I've read a lot of books on musical roots in the last 30 understand what really happened in the history of black music in America you have to understand what went down for the African-American in a white controlled enviroment. Mr. George holds nothing back and lets true history smack us all in the face. I would like to comment on a couple of points relating to white men playing black-roots music. Nelson commented that although Elvis was totally involved in black music ( and hair styles, clothe,etc.) that he essentially became a "wimp". I feel his material got wimpy, because of the white-music-machine & Tom Parker..but,I beleive the inner Elvis had "soul" in it's truest form. Then Nelsons examples of white boys who actually could play the blues 1. Eric Clapton, who I find leaves me cold with the text-book perfect licks pumped out with computer accuracy & 2. Johnny Winter, who to my ear does the classic wanna-be style playing of "more- notes-faster"...typical of the white boy trying so hard to over compensate, that it loses what it was all about in the first place, FEELING! These are just small things that bugged me a bit...the book is not about white boys wanting to play black has a much deeper and more important message...a very eye openning look at reality in the music buisness and the black experience...I will continue to read Nelson George, he is saying things I'd like my children to understand. People deserve to here the truth.
5 internautes sur 6 ont trouvé ce commentaire utile 
5.0 étoiles sur 5 Nelson George's Best Work 27 février 2011
Par Jerry - Publié sur
Nelson George's best work, the book he was born to write. His most sincere and true book, everything else he has done seems experimental. I read somewhere that he was influenced by Leroi Jones. His admiration of Leroi Jones' Blues People shows through and through. If you enjoyed The Death of Rhythm and Blues, then you would enjoy Blues People: it reads like a prequel to the Death of Rhythm and Blues.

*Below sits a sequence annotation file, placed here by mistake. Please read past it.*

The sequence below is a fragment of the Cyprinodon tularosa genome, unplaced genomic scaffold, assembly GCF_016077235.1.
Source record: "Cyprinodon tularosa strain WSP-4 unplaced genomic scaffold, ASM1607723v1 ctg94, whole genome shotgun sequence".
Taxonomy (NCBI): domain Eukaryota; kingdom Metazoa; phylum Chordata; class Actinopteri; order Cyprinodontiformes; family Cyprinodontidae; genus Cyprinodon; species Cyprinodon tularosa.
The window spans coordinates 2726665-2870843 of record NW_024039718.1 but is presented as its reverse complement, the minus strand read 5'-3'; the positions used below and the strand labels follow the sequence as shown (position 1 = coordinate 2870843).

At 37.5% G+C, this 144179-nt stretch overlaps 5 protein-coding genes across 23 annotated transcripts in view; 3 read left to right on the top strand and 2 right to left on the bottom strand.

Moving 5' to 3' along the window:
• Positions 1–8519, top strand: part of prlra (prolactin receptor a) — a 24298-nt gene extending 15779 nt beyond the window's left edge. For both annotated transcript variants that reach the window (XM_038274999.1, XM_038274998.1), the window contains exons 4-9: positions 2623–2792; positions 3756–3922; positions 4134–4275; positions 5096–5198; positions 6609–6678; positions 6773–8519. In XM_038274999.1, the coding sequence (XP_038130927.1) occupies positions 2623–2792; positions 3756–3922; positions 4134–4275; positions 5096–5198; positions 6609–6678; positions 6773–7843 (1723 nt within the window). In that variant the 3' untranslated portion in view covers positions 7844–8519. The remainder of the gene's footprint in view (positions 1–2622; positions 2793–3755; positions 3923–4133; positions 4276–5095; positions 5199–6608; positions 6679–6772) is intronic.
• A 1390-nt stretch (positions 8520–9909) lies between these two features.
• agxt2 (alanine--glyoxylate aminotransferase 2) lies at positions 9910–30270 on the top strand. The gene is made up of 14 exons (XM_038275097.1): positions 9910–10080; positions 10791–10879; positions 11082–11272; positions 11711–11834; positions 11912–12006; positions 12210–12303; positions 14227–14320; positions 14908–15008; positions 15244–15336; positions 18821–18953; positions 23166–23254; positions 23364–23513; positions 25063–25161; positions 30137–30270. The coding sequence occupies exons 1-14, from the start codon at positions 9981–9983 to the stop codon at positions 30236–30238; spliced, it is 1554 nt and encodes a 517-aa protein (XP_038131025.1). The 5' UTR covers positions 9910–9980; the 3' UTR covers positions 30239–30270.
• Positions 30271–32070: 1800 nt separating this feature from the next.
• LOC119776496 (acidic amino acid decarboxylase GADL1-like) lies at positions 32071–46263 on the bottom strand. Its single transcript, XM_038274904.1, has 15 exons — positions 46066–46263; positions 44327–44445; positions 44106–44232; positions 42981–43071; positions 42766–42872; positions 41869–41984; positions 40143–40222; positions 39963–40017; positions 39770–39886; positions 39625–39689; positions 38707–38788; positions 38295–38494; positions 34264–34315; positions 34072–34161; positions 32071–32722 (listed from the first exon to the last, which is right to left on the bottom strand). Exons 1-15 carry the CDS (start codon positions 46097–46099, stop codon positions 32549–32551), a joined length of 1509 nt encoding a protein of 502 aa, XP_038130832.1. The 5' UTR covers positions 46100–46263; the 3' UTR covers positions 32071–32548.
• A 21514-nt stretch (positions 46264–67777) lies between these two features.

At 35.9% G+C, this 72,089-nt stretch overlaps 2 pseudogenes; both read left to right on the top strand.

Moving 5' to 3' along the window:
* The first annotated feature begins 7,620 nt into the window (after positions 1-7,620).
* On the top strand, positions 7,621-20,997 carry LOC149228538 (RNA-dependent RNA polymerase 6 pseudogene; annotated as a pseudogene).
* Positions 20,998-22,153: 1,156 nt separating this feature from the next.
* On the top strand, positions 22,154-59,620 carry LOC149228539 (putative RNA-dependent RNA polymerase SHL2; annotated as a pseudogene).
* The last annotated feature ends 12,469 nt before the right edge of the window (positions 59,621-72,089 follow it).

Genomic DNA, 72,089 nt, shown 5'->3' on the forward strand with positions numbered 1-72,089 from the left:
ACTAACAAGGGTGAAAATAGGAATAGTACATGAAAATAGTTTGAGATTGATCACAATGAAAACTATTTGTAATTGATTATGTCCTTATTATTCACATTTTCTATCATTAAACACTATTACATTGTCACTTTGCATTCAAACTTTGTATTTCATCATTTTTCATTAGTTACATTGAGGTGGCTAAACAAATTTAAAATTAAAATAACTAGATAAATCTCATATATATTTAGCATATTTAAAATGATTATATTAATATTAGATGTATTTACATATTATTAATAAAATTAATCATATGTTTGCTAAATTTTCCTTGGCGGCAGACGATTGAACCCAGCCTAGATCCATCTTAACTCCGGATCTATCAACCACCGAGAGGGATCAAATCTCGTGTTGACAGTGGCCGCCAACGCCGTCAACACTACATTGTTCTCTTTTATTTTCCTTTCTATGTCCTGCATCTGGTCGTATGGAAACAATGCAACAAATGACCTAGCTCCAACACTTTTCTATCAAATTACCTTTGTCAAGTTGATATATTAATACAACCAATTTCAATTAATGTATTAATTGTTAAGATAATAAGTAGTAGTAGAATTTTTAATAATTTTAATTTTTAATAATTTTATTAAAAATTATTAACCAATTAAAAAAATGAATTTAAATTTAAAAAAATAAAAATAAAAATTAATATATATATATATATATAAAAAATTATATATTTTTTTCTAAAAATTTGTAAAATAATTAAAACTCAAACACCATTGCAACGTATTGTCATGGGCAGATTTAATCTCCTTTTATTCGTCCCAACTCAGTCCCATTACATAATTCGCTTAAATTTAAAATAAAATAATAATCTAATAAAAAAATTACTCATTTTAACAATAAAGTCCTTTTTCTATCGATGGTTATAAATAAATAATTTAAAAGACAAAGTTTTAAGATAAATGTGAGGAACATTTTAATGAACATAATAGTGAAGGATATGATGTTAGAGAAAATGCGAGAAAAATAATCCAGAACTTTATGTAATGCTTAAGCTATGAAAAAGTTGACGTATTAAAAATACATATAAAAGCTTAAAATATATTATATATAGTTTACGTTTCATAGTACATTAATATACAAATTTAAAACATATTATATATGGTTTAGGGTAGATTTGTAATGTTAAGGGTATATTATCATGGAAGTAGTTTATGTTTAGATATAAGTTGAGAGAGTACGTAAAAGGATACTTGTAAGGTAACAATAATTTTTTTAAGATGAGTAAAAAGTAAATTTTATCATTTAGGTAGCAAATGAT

Sadly both writers were content in becoming 'black writers' and perhaps it couldn't have been avoided. One wishes that Nelson George and Leroi Jones (since calling himself Amiri Baraka) would have followed up with biographies of some of the great musicians.
2 internautes sur 3 ont trouvé ce commentaire utile 
4.0 étoiles sur 5 (Almost) Excellent History On Black Music since the 1930's 14 mars 2010
Par Da6cents - Publié sur
Format:Broché|Achat vérifié
Great and informative book on the pre and post world war I history of Black music. It is said that 'history repeats itself for those who refuse to study it'. Thus, this book actually gave me a historical understanding as to why Hip Hop is in the state it's currently in (dying). The only issue I had with it is that Nelson ends the book on the issue of Hip Hop when its obvious he hasn't quite done the proper homework. There was no mention of Kool Herc or Bambaata as the originators of the art form and instead the credit is given to DJ Hollywood declaring the "rap started in the discos" (it actually started in the STREETS of the bronx at least 10 years before it found it's way into the discos). HOWEVER, roughly 10 years later, Nelson authors 'Hip Hop America' (which I'm currently reading) and (so far) totally redeems himself. He has used the time wisely to reflect on his own historical relationship with the art form (having been one of the first, if not THE first, journalists to cover Hip Hop in 1979 - not to mention his monumental Source interview with 'the 3 Fathers of Hip Hop', Kool Herc, Afrika Bambaata and Grand Master Flash) and accurately depicts Hip Hop's organic and humble beginnings.

Still 'The Death of Rhythm and Blues' is a MUST-READ for anyone seriously concerned about the future of Black music as well as the the Black community for, as Nelson bluntly puts it, "it is clear that Black America's assimilationist obsession is heading it straight towards cultural suicide" .